Axios: Durham-mas will come after the election, if ever

By this stage, everyone should already have grasped this, right? It would be difficult to imagine any prosecutor dropping indictments on significant political figures within a month of a presidential election. Unless the prosecutor’s named Lawrence Walsh, that is.

Axios reports that William Barr has begun delivering the bad news that John Durham is no Lawrence Walsh. That’s actually not bad news at all, except in one small way:

Attorney General Bill Barr has begun telling top Republicans that the Justice Department’s sweeping review into the origins of the Russia investigation will not be released before the election, a senior White House official and a congressional aide briefed on the conversations tell Axios.

Why it matters: Republicans had long hoped the report, led by U.S. Attorney John Durham, would be a bombshell containing revelations about what they allege were serious abuses by the Obama administration and intelligence community probing for connections between President Trump and Russia.

  • “This is the nightmare scenario. Essentially, the year and a half of arguably the number one issue for the Republican base is virtually meaningless if this doesn’t happen before the election,” a GOP congressional aide told Axios.
  • Barr has made clear that they should not expect any further indictments or a comprehensive report before Nov. 3, our sources say.

After Labor Day came and went without a peep from Durham, we should have checked those expectations anyway. For all the hyperbolic attacks on Barr by Democrats and the media, he’s much less of a political actor than it would take to push indictments in the middle of a general election campaign. Don’t forget that Barr was AG at the time that Walsh dropped his stinky Iran-Contra biscuit on Cap Weinberger and George H.W. Bush four days before the 1992 presidential election. Any Republicans relying on a Durham Hail Mary at this point were only deluding themselves.

So when will we see some work product from Durham? Axios also reports that Barr’s telling Republicans that Durham’s working on building solid prosecutions before unveiling indictments. Everyone just needs to be patient, Barr is emphasizing, including Donald Trump, who is not noted for having an unending spring of forbearance on such matters. (As Jeff Sessions could testify ad nauseam.) In fact, Trump’s already starting some throat-clearing about Barr that might bring strange new respect from his detractors:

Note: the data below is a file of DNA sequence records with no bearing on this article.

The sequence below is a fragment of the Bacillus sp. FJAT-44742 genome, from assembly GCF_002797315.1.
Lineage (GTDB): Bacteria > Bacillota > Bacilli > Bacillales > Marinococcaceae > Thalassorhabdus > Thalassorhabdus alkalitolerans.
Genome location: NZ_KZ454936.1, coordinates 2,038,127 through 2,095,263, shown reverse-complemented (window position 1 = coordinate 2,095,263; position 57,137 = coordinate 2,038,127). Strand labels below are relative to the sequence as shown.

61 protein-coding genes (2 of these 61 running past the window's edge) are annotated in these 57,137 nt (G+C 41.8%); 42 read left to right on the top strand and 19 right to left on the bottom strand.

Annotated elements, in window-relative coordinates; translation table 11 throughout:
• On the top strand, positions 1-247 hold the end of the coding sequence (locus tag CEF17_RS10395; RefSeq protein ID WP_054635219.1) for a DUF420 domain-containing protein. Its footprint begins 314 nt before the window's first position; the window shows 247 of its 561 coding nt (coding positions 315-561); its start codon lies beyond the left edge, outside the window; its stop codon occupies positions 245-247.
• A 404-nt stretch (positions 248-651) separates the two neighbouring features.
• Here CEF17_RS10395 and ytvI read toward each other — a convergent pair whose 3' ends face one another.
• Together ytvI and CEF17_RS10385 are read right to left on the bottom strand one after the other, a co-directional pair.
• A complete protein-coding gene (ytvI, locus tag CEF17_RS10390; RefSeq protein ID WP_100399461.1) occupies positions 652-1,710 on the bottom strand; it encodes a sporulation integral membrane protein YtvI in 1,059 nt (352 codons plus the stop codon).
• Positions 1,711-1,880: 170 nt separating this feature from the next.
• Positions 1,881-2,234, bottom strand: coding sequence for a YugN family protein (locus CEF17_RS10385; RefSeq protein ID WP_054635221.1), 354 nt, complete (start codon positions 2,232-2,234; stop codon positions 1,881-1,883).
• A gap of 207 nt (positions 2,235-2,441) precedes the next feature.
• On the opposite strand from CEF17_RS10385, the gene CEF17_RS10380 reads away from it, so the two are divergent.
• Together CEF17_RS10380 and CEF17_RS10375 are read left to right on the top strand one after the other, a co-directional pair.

FBI’s been slowly getting stuff out and you’re seeing it. Rick Grenell has done a phenomenal job, John Ratcliffe has done a phenomenal job. And, you know, to be honest, Bill Barr’s going to go down either as the greatest Attorney General in the history of the country or he’s going to go down as a very sad — sad situation. I mean, I’ll be honest with you, he’s got all the information he needs.

They want to get more, more, more, they keep getting more. I said, you don’t need any more. You’ve got more stuff than anybody’s ever had. Now, it — you know — with Durham, I don’t know what happened to Durham, but we’re going to find out what happened to Durham, but he’s got so much stuff. Look, Mr. Horowitz was appointed by Obama. He wrote approximately 78 pages on Comey that was scathing, scathing and they didn’t go after Comey.

In order for these indictments to hold up — assuming any get issued at all — they’ll have to look as apolitical and independent as possible. That’s why Barr assigned the task to Durham in the first place, and why Durham has kept a lower profile than some cloistered monks ever since. It doesn’t help to have Trump publicly demanding indictments and hinting that Barr’s job hinges on meeting that demand. Nor does it help to have Republicans basing their electoral strategy around Durham-mas. Everyone should have taken the hint from Durham’s strategy and satisfied themselves with the use of Horowitz’ report and other investigative documents in this election cycle.